Sat, 3 May 1997 16:54:30 -0700
I'm putting this into a separate thread, but it's definitely inspired by some
of the Fuchs papers I point to in the same-named message.
First of all, I see agent-oriented applications as being the "killer app" for
Lispy systems -- it's something they ought to be able to do way better than
Java or C++. Personal productivity apps, spreadsheets, Quicken, etc. are all
needed things, but these also are things that non-Lisp systems have in
abundance. The main arguments for LispOS in this case are that "it's a better
development environment" and (hopefully) "it's a more ergonomic and engaging
end-user environment." However, I think that the strengths of Lisp are
leveraged more in the AOP and AI arenas than in traditional apps. I'll be happy
to expand on why, if anyone's interested, but I'll move on for now.
That being said, I agree that the use cases for traditional applications need
to be supported in LispOS. However, I'm not sure that supporting them in
traditional ways is the right approach. What I'm thinking of is providing some
builtin services that provide APIs to core applications features. The goal is
to maximize the productivity "lift" that a LispOS application server can
provide to the prospective users.
Take Quicken as an example. Rather than just writing a Lispy version of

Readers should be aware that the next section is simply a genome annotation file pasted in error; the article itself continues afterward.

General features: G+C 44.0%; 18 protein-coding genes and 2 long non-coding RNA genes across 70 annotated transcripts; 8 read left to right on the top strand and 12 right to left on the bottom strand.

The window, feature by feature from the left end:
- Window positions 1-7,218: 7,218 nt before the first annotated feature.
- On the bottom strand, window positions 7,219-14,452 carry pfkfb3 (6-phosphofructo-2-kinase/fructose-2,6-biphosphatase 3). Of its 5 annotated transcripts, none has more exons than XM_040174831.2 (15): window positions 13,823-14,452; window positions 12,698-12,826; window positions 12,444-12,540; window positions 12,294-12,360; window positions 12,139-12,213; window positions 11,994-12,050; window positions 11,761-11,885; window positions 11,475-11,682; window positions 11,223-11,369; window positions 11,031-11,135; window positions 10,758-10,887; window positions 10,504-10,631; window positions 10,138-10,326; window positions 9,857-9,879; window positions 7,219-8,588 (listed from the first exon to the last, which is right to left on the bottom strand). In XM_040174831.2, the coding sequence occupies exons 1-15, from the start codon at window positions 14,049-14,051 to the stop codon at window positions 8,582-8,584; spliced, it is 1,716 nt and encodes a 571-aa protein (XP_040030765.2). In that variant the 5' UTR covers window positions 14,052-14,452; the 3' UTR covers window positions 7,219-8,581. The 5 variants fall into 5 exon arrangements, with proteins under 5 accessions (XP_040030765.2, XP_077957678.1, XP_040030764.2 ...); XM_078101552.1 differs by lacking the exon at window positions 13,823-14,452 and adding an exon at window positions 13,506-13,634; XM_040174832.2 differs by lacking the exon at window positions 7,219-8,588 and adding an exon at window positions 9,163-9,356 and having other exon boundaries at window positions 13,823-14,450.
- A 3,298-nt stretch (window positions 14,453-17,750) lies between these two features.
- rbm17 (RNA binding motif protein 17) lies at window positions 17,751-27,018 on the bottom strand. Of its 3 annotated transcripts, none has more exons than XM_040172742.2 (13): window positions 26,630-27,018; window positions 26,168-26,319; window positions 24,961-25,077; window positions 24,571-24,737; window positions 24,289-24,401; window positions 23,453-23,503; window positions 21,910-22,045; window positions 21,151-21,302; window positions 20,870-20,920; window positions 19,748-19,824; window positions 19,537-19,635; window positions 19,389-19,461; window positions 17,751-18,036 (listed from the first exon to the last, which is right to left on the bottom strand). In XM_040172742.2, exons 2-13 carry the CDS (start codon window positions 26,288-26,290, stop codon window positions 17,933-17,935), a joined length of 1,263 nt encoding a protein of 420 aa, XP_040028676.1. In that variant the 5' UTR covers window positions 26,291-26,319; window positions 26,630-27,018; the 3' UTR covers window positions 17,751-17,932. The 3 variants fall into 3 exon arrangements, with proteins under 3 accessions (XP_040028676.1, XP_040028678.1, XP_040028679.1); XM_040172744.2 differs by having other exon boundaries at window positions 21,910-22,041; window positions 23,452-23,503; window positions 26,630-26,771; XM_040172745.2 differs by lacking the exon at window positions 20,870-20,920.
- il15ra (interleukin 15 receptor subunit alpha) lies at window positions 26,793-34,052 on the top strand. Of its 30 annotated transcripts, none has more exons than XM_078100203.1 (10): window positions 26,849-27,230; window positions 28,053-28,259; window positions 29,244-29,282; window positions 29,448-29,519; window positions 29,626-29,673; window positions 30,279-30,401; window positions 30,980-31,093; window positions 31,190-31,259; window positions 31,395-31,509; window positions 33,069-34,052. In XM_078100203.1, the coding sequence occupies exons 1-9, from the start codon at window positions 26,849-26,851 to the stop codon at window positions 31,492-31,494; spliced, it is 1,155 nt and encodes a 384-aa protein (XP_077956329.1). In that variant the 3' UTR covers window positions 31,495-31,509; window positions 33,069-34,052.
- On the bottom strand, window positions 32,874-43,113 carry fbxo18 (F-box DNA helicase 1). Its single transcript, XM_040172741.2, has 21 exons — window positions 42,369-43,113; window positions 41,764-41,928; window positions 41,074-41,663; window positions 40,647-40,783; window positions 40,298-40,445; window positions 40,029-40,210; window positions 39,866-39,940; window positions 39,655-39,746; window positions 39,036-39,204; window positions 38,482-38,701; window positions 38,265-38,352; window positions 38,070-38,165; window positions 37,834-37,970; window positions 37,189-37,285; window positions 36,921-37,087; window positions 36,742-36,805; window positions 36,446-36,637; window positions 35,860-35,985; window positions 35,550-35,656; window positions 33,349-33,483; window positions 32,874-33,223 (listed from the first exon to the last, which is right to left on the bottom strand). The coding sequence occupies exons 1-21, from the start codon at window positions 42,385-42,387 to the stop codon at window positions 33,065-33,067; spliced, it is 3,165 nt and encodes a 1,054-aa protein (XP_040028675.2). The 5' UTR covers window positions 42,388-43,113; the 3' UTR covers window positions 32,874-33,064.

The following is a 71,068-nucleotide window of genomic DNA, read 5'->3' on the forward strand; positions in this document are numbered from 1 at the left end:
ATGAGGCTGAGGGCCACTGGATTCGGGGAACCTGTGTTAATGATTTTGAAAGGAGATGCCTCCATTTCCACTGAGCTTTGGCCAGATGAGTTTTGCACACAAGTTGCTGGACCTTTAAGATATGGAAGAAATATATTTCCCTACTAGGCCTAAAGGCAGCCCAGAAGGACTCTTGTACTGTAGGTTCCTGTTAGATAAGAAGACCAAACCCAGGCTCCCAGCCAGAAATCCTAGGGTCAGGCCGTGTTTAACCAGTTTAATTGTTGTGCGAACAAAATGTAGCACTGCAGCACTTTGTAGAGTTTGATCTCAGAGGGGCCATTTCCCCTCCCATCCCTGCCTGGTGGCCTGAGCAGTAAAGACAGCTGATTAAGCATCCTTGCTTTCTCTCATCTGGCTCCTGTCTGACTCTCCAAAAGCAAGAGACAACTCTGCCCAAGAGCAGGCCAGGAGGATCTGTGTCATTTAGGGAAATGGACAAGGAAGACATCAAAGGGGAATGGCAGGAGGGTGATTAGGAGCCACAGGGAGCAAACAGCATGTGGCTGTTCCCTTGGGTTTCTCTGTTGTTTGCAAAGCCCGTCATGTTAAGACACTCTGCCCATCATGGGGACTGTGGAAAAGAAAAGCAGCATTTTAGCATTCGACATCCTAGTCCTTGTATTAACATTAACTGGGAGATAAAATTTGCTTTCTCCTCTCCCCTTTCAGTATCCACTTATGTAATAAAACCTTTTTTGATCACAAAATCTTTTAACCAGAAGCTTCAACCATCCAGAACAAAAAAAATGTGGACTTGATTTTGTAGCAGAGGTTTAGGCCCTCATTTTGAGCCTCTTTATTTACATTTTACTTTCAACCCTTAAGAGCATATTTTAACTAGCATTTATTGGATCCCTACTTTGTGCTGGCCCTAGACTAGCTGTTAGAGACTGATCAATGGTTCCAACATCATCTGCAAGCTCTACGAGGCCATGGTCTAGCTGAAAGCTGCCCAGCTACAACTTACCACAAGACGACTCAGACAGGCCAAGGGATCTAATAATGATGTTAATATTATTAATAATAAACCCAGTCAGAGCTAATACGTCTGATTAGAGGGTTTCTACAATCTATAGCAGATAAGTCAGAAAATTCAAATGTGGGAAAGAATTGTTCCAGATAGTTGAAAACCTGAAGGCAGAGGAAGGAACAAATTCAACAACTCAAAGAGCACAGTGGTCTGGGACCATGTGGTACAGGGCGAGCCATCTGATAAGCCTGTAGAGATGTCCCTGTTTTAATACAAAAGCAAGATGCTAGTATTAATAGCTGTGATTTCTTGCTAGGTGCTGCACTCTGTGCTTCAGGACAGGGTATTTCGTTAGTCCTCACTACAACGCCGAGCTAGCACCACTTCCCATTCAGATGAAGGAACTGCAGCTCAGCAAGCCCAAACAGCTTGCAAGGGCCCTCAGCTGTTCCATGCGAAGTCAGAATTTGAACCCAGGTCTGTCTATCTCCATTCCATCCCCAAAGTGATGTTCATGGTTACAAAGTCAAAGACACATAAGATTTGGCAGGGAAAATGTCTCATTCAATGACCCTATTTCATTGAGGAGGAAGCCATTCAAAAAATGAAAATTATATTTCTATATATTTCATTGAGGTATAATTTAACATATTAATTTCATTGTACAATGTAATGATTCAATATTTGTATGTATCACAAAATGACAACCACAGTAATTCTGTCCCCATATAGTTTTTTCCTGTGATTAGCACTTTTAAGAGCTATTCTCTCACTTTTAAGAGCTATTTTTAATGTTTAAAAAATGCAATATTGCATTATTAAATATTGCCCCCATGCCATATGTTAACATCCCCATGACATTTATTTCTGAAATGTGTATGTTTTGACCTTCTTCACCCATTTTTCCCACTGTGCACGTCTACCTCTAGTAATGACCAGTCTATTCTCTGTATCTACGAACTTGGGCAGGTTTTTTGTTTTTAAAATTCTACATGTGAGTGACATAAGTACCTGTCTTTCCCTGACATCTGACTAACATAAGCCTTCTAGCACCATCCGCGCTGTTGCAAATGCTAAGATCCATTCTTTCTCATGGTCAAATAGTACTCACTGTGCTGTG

Quicken, why not provide an abstract accounting services API? All accounting
systems deal with the same basic abstractions -- charts of accounts, budgets,
ledgers, journals and transactions. Provide an API to these, along with the
source, as part of the system.
The advantage of this is that, now, any LispVM or LispOS agent in the field can
connect to a given LispOS server and interact with the accounting services API.
This moves the task of solutions-developers up a level of abstraction. Instead
of implementing accounting grunt-work abstractions, they get to concentrate of
extending the basic API with specialized behaviors for their application. This
creates a much bigger productivity lift for the platform than a good Lispy IDE
alone can deliver (IMO).
This approach could benefit a number of domains. We can identify a reasonable
set of them and implement application services APIs for all. FWIW, I think I
could deal with the accounting one pretty well -- I've certainly created enough
of them on other platforms. <sigh>
The views expressed are mine alone,
unless you agree with me.